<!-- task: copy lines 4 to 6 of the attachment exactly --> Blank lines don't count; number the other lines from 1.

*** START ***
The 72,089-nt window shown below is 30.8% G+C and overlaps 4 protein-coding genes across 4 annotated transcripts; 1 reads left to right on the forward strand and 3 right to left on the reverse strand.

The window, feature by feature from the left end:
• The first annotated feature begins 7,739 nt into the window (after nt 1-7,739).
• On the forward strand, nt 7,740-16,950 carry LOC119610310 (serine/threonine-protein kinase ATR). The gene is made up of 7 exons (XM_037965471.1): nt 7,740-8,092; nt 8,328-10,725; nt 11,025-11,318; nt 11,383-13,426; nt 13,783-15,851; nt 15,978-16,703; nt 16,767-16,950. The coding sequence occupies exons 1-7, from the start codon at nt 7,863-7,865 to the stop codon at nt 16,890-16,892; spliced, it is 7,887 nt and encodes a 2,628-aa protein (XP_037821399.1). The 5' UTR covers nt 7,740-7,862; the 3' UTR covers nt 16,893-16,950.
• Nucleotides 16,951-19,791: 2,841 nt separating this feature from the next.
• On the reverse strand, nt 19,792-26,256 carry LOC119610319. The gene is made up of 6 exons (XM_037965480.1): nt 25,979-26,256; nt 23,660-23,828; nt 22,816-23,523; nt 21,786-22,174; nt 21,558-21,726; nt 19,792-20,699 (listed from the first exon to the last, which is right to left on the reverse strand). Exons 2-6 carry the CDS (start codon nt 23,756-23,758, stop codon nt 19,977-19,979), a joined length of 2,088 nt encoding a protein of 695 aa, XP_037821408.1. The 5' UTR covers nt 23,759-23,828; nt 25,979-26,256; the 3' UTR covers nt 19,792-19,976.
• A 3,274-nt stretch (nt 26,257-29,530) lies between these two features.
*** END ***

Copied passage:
• On the forward strand, nt 7,740-16,950 carry LOC119610310 (serine/threonine-protein kinase ATR). The gene is made up of 7 exons (XM_037965471.1): nt 7,740-8,092; nt 8,328-10,725; nt 11,025-11,318; nt 11,383-13,426; nt 13,783-15,851; nt 15,978-16,703; nt 16,767-16,950. The coding sequence occupies exons 1-7, from the start codon at nt 7,863-7,865 to the stop codon at nt 16,890-16,892; spliced, it is 7,887 nt and encodes a 2,628-aa protein (XP_037821399.1). The 5' UTR covers nt 7,740-7,862; the 3' UTR covers nt 16,893-16,950.
• Nucleotides 16,951-19,791: 2,841 nt separating this feature from the next.
• On the reverse strand, nt 19,792-26,256 carry LOC119610319. The gene is made up of 6 exons (XM_037965480.1): nt 25,979-26,256; nt 23,660-23,828; nt 22,816-23,523; nt 21,786-22,174; nt 21,558-21,726; nt 19,792-20,699 (listed from the first exon to the last, which is right to left on the reverse strand). Exons 2-6 carry the CDS (start codon nt 23,756-23,758, stop codon nt 19,977-19,979), a joined length of 2,088 nt encoding a protein of 695 aa, XP_037821408.1. The 5' UTR covers nt 23,759-23,828; nt 25,979-26,256; the 3' UTR covers nt 19,792-19,976.